These categorizations are important because they determine the applicability of the 10% Rule. Land sale contracts belonging to either of the first two classes, whether executed or executory, should not be modified when there has been no fraud. However, if a contract falls in one of the later two classifications then it may be reformed if the deficiency is based upon fraud or mistake, and the deficiency is as much or more than 10% of the agreed upon acreage.
Id. at 740–41 (citations omitted).
The trial court in this case found that the 10% Rule did not apply. We agree. Dunnington argues that the transaction at issue falls under the third category. Appellees claim that the transaction falls under either the second or third category.
The transaction at issue sold land by the tract, but also mentioned the number of acres for descriptive purposes. This would allow the transaction to fit in the second category; however, as stated in Manning, there would need to be fraud for the transaction to be modified. Here, Dunnington specifically stated that Appellees did not defraud him. Since there was no evidence of fraud, the 10% Rule cannot be applied.
As for the third categorization, we will need to look at the specific circumstances of the deal to determine if there should be a modification. The trial court found that due to the “conduct and conversations” of the parties, the 10% Rule would not apply. We agree. The parties to this transaction were experienced land purchasers who had done business with each other before. The trial court even described this as an “arms length” transaction. In addition, Dunnington received the exact land he purchased. The metes and bounds description was not erroneous. Also, Appellant does not bring to our attention any evidence that the purchase price of $250,000 was too high considering the type of land and its location. Finally, the trial court believed the testimony of Stearns that Dunnington agreed to buy the land “as is.” The trial court did not err in finding that the 10% Rule did not apply to this transaction.
Dunnington also argues that the error in acreage violated the general warranty found in the deed. We disagree. “In this Commonwealth, a general warranty encompasses the covenant of seisin, covenant of right to sell, covenant of freedom from encumbrances, covenant of quiet enjoyment, and covenant of warranty of title.” Ralston v. Thacker, 932 S.W.2d 384, 387 (Ky.App.1996) (citations omitted).
A covenant of seisin is generally regarded as a covenant of title. In making the covenant of seisin, a grantor warrants that the grantor is seized of the estate the deed purports to convey, both in quantity and quality. The covenant of seisin is the grantor's promise that he or she owns the property interest he or she purports to convey to the grantee.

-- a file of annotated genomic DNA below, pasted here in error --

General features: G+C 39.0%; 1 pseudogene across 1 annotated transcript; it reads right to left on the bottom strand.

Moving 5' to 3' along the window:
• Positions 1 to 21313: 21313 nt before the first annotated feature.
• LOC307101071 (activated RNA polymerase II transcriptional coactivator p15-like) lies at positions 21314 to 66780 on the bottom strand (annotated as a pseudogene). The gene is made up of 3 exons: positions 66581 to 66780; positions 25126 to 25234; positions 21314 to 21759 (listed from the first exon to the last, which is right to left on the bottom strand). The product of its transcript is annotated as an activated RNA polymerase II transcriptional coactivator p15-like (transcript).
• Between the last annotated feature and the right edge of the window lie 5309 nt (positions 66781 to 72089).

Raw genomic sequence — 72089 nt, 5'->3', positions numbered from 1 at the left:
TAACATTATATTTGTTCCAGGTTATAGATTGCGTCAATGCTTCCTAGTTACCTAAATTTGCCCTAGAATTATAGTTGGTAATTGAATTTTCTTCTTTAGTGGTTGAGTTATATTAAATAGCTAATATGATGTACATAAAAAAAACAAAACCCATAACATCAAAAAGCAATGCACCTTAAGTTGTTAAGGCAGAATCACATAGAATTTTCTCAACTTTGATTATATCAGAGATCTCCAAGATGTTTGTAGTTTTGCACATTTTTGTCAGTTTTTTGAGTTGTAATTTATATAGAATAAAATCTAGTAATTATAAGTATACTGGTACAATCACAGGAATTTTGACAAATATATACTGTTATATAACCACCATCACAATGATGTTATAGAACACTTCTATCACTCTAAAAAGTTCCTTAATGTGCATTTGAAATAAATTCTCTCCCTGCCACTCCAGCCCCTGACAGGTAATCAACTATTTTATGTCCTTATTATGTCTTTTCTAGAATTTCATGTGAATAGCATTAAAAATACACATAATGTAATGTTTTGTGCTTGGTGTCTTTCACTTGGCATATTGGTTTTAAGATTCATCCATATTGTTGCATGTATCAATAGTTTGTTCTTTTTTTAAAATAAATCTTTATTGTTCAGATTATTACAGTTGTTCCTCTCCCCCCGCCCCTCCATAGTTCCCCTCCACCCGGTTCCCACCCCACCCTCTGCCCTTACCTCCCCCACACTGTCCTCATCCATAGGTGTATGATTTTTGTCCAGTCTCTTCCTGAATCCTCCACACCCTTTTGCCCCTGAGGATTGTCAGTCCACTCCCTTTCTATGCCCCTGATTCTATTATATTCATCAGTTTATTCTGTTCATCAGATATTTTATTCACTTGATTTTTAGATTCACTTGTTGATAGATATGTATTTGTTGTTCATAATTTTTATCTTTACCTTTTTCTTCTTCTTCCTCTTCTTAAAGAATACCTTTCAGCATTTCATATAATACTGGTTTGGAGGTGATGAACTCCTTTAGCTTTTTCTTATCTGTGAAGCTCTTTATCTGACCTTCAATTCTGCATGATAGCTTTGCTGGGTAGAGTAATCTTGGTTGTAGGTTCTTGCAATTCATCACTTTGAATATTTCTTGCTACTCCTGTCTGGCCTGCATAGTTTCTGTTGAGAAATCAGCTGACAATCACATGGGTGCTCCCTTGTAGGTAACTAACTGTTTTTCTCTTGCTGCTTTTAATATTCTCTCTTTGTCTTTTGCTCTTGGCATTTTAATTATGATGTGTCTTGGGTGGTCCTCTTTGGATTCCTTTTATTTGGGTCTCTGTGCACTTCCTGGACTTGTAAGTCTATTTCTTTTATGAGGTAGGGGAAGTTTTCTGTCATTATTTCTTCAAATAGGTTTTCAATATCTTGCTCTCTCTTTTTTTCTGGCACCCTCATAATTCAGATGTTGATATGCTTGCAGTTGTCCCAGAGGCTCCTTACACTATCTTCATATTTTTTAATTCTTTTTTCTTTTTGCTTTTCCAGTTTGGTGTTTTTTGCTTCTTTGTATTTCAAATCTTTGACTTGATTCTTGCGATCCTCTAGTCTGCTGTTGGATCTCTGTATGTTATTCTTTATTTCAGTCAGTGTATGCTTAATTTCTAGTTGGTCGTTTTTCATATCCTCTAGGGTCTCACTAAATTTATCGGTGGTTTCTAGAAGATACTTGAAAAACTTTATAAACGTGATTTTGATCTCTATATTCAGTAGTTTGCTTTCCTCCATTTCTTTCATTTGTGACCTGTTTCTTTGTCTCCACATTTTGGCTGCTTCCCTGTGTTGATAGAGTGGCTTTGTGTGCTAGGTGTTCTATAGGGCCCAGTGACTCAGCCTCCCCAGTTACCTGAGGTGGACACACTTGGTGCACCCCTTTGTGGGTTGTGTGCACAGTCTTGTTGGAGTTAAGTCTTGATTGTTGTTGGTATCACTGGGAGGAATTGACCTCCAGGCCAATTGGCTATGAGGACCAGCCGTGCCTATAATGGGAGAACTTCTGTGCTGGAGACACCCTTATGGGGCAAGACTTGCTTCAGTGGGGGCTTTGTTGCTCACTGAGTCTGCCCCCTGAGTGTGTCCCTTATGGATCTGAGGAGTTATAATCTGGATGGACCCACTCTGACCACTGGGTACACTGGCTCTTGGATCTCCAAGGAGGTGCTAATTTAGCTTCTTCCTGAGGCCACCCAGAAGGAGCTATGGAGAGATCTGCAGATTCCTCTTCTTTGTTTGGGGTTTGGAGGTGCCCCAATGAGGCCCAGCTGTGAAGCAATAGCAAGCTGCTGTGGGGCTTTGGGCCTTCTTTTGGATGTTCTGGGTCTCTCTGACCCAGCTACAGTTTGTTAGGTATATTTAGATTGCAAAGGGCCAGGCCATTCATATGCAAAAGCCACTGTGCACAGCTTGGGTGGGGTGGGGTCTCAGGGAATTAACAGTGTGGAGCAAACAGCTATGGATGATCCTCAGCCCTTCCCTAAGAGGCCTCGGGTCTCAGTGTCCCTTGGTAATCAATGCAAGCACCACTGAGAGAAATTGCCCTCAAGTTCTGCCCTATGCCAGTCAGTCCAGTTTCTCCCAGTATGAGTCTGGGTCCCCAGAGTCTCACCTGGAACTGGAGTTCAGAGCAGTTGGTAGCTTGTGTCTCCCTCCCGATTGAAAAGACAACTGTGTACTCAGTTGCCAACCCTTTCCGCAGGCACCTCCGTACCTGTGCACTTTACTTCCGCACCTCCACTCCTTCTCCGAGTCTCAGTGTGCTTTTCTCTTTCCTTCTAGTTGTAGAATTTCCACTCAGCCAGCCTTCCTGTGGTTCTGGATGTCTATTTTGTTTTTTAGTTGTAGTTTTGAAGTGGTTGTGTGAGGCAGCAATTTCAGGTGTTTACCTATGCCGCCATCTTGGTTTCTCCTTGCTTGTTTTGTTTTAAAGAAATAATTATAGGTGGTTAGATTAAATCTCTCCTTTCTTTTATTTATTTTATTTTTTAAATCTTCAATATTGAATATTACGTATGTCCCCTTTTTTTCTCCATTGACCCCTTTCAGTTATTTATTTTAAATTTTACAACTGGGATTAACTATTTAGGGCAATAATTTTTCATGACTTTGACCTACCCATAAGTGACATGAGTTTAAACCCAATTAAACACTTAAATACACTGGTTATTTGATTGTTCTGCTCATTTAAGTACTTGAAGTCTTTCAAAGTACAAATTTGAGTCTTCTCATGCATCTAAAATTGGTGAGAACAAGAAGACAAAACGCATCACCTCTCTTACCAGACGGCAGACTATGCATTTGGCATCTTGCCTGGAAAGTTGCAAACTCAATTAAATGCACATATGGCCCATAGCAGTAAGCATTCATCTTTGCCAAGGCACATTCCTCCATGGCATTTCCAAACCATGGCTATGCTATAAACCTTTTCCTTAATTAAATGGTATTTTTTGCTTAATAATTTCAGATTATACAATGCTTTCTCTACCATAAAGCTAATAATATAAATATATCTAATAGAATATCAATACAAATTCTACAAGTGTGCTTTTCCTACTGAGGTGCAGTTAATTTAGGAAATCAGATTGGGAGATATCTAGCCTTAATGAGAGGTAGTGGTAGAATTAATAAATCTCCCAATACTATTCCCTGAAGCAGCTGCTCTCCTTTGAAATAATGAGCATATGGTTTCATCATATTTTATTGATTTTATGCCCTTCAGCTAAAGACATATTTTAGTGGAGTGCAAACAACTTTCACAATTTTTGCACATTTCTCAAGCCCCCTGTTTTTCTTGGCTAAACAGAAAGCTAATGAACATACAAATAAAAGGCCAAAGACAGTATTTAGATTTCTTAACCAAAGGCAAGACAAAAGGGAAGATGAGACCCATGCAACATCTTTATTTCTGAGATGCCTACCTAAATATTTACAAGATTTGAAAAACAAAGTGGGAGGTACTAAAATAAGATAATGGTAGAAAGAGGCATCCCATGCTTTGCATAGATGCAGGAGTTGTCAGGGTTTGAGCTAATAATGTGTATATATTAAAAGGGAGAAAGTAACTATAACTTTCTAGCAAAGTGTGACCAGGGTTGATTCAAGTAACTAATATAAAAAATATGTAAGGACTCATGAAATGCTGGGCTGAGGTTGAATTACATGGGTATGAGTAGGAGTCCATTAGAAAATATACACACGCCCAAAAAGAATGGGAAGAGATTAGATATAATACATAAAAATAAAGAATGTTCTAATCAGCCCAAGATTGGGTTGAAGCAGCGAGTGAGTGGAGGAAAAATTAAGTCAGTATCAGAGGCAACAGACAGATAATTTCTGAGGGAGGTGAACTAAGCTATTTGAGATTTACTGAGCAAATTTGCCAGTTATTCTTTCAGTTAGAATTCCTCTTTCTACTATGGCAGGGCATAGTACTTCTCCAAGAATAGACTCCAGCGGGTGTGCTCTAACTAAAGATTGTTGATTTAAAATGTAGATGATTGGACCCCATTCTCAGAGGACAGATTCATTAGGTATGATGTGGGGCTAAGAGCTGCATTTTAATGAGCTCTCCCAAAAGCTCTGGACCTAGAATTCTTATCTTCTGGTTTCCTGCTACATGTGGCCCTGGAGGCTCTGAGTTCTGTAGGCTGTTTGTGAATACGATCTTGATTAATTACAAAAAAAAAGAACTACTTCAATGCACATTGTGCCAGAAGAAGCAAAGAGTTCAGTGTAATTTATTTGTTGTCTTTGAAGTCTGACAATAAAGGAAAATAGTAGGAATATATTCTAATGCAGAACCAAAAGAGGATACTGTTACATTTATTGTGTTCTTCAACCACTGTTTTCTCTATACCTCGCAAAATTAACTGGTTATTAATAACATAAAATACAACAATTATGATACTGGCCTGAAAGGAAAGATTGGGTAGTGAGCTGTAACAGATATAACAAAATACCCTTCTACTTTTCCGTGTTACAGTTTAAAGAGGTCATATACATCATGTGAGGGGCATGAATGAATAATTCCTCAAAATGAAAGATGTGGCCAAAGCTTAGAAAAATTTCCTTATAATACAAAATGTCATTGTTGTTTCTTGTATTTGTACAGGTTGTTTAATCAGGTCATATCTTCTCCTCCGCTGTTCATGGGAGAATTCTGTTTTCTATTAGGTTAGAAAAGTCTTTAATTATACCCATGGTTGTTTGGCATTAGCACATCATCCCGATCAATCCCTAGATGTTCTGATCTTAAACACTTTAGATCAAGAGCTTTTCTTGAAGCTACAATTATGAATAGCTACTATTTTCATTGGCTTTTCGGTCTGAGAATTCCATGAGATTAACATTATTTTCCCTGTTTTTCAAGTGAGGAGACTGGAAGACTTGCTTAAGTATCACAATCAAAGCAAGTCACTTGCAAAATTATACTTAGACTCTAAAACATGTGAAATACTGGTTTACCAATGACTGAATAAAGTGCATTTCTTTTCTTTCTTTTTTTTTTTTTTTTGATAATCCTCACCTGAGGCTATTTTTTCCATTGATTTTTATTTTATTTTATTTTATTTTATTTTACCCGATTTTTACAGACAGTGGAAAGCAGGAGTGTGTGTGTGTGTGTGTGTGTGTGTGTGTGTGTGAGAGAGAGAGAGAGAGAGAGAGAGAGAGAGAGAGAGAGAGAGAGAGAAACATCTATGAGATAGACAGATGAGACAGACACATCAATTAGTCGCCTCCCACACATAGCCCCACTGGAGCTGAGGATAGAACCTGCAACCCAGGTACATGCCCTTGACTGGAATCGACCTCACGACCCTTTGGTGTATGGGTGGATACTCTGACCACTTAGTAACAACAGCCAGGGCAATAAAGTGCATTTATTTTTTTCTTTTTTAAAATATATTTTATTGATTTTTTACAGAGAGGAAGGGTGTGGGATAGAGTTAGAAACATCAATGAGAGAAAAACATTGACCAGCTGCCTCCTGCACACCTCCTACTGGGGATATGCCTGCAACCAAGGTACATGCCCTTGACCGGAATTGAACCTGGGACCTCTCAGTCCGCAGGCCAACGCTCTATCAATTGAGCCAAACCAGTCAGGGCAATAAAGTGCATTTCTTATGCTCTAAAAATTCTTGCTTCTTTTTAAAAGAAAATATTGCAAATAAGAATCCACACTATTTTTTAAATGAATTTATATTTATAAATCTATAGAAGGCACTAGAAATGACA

21 C.J.S. Covenants § 16 (footnotes and citations omitted).
In making the covenant of the right to convey, a grantor guarantees that the grantor has the legal right to convey the estate the deed purports to convey. The covenant of the right to convey is the grantor's promise that he or she has the power and authority to transfer the interest to the grantee.
21 C.J.S. Covenants § 17 (footnotes and citations omitted).
The covenant against encumbrances is implied from the words “grant” or “convey” in a deed, and its purpose is to warrant that title to the land is not encumbered. Pursuant to the covenant against encumbrances, a grantor obligates himself or herself either to clear up any encumbrances that may be discovered or to indemnify the grantee.
21 C.J.S. Covenants § 18 (footnotes and citations omitted).
The covenant of quiet enjoyment, or quiet and peaceable possession, is contained in a covenant of warranty in a deed. According to the covenant of quiet enjoyment, a grantor warrants that the grantee may possess and quietly enjoy the land. The covenant of quiet enjoyment is the grantor's promise that the grantee's possession will not be disturbed by any other claimant with a superior lawful title.
21 C.J.S. Covenants § 19 (footnotes and citations omitted).
The covenant of warranty is an assurance or guarantee of title, or an agreement or assurance by the grantor of an estate that the grantee and his or her heirs and assigns will enjoy it without interruption by virtue of a paramount title and that they will not, by force of a paramount title, be evicted from the land or deprived of its possession. The general effect of a covenant of warranty is that the grantor agrees to compensate the grantee for any loss which the grantee may sustain by reason of a failure of the title which the deed purports to convey, or by reason of an encumbrance on the title.
21 C.J.S. Covenants § 21 (footnotes and citations omitted).
In the case at hand, none of the above covenants were violated. Although the number of acres was incorrect, it was only used for descriptive purposes. This was not a sale of land by the acre; it was the sale of tracts. The metes and bounds description prevails over a description given by acres. Forrester v. Terry, 357 S.W.2d 308 (Ky.1962); Dotson v. Fletcher, 171 Ky. 589, 188 S.W. 642 (1916). Dunnington received the land he bargained for; therefore, the covenant of seisin was not violated. Also, there was no evidence presented that Walnut Creek was not the legal owner of the land it conveyed to the Dunnington Trust (covenant of right to convey); that there were any encumbrances on the land (covenant against encumbrances); that there were any other parties with a superior right to title of the land (covenant of quiet enjoyment); nor that the Dunnington Trust is likely to be evicted from the land (covenant of warranty of title).
For the foregoing reasons, we affirm the judgment of the trial court.
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Docket No: NO. 2015–CA–000239–MR
Decided: May 27, 2016
Court: Court of Appeals of Kentucky.